I went months without writing.
I sent lots of emails and drafted blog posts and proposals and such, but when it came time to really look at my fiction, to really dive into the craft, I could find all kinds of things to do besides write.
There were some big life changes that happened. I’d like to say it was just that.
There were some nuances I had to figure out with my mental health and body chemistry. I’d like to say it was only that.
But the reality was I was in a sort of writing depression. I felt like, for the most part, I’d gotten the big D depression that impacted my overall life under control, I’d been able to return to a new normal in most of the other aspects of my life, but when I thought about sitting down to write, all the negative everythings started swirling, growing ever heavier, and I started to look to TV episodes I’d already watched, mindless games I wouldn’t normally play on my phone, EVEN laundry during my free time. I didn’t care what it was as long as it felt like an okay excuse justify my reasons for not writing.
I was scared of my book.
I don’t write scary books.
I had to really explore where my fear was coming from. When I started this story, I was at a writing retreat and cranked out 16,000 words in two days. I knew this story, knew where it was going, knew what the character arcs were – I was cruising. But when I came back from that retreat, I started realizing I was, in fact, engaged in a wrestling match with my mind, one that I thought I’d already won. I tried to work on this book but couldn’t. I took months to play around with another book, started to like it, then received a recommendation from my agent that this one, this really hard one, was probably where my writing should go next.
And I just – I couldn’t. I wasn’t sure that I could write this book. I felt – still feel – strongly that this is a story I can tell, that it can resonate with readers in a way that will be meaningful.
So . . .
The first thing that I did was go back to the drawing board. I looked at the story I had, where I wanted to the story to go, where things had become stuck before. I got insights about character arcs from my critique partners, I read craft books, I looked again and again at this document, and then closed it, making myself keep focused on the story I wanted it to be.
And I put A LOT of effort into taking care of my writerly self, just as I have learned to do with my mental self. I fed my mind words – good, good words – to remind myself what they looked like. I took the time to find representatives of my characters, to dive into their personalities, where they live, what they want. Still didn’t write a word in the manuscript. I went to movies – the movies that were getting great buzz – and let myself sit and absorb and fall back in love with story.
And then I revised the first two chapters. It took a long, LONG time. And I sent those two chapters to my critique partners and held my breath. I was prepared to hear that they needed to be dismantled, re-written. I was ready for them to say I needed to start over again.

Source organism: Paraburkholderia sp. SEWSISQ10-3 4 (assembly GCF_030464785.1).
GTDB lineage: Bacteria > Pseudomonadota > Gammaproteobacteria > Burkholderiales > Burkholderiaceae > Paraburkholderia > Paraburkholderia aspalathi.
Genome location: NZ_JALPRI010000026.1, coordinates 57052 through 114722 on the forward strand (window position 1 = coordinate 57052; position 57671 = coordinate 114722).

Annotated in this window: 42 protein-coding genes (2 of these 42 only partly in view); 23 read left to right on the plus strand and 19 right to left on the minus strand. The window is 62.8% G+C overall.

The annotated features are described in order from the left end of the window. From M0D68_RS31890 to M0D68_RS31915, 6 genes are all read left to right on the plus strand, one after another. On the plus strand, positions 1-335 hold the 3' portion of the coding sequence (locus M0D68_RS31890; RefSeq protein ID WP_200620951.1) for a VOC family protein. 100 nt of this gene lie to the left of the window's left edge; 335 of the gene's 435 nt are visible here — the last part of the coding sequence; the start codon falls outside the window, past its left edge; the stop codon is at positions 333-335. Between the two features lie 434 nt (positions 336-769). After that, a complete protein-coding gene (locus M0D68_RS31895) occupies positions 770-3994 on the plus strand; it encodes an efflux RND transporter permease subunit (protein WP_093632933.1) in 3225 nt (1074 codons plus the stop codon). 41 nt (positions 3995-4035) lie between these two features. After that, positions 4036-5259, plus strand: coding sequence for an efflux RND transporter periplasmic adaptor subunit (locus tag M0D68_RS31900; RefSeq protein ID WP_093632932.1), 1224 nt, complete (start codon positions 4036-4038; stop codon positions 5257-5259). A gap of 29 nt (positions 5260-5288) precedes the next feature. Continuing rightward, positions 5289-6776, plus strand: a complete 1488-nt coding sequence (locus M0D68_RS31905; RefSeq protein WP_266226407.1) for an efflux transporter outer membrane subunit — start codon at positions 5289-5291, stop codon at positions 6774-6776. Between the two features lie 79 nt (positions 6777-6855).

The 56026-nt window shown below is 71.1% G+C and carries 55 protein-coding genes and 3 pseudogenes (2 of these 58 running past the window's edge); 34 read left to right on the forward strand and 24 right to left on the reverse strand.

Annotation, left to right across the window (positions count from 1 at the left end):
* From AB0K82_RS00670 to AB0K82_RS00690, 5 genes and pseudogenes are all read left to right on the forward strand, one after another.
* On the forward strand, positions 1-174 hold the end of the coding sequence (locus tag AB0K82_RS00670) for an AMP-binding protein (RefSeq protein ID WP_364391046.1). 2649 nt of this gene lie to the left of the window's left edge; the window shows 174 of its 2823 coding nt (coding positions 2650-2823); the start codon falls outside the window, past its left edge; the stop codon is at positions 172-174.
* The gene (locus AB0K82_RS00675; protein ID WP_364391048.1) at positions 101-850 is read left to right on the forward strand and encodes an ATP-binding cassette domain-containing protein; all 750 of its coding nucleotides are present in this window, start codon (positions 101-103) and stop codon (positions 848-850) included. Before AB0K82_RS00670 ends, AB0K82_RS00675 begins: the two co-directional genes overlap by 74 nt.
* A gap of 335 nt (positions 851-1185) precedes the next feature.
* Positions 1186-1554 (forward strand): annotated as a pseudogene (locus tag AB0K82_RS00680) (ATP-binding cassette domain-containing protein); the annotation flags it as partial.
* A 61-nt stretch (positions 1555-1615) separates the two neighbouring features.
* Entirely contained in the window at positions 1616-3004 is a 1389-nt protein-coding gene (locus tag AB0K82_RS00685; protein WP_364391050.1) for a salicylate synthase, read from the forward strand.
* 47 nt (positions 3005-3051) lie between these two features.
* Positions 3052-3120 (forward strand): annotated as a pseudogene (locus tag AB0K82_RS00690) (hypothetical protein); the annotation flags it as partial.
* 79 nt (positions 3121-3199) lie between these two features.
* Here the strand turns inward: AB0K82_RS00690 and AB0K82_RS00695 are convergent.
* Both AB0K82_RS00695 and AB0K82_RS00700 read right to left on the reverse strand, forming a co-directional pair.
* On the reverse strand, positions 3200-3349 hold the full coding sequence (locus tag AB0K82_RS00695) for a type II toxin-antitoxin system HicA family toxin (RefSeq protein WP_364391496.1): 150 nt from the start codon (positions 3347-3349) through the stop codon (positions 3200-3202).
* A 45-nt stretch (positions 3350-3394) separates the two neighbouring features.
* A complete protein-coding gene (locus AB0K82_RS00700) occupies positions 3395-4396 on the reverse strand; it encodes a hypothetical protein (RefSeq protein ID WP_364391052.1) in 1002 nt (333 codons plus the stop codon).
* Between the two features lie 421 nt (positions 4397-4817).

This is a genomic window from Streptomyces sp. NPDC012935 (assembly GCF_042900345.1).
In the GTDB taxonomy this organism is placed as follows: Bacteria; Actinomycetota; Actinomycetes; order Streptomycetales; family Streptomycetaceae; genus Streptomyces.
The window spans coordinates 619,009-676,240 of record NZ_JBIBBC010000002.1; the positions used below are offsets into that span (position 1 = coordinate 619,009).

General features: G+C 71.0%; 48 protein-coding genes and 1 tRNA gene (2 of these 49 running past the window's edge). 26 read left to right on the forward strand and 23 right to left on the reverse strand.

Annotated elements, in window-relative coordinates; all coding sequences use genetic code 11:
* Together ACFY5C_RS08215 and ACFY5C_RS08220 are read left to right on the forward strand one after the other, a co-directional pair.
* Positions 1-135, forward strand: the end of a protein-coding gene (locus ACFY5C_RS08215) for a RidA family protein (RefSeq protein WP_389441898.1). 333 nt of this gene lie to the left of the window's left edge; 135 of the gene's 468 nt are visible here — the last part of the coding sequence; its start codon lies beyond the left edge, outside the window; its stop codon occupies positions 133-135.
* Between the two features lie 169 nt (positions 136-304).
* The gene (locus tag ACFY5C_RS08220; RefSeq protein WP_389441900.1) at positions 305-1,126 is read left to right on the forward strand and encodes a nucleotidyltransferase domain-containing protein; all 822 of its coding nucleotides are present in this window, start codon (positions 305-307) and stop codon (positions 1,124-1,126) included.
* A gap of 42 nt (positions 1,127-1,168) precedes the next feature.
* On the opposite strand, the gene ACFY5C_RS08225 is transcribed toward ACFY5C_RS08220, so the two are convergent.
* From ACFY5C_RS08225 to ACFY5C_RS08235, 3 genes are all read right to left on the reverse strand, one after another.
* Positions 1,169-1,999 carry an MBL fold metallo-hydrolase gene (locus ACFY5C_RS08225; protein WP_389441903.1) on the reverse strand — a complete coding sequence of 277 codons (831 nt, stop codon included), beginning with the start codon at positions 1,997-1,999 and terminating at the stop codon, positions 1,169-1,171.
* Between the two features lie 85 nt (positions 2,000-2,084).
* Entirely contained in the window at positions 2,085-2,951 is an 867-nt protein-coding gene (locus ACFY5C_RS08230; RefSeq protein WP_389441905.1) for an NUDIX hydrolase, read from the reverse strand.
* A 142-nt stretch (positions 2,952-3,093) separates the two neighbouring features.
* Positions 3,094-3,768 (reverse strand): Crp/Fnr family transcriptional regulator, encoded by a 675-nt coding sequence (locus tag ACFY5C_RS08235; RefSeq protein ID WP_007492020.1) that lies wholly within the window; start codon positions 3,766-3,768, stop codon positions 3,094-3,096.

The whole meeting, the critiques were super nit-picky. Do you know what that means?
The foundation of the story was good.
As anyone with mental illness will tell you, the moments when you can tell what is truth and what is just a thought with no power, when you can identify the source of the thoughts, things start to get better. This is also the case (and has been the case) when I have these kinds of slumps. I have to fight, and clear all the distracting chaos. I have to be able to see the things that my not-quite-well brain & writerly mind have tricked into existence for what they are – lies.
Yes, this kind of thing can happen to all people. Maybe it’s a little worse for people like me who have regular mental health issue. And I know there are all kinds of people who say there is no such thing as writer’s block, but there is absolutely a kind of creative block. Our job is to do the really hard work to determine, first, what we are experiencing; second, if we need to push through or pull back and heal, and third; have the courage to open the manuscript, to trust our creative soul, and to craft again.
Tasha Seegmiller believes in the magic of love and hope, which she weaves into every story she creates. She is passionate about helping women nourish their creativity and is a member of the Women’s Fiction Writers Association, where she serves as a board member. The former high school English teacher now assists in managing the award-winning project-based learning program (EDGE) at Southern Utah University. Tasha married a guy she’s known since she was seven and is the mom of three teens. She is represented by Annelise Robey of Jane Rotrosen Agency.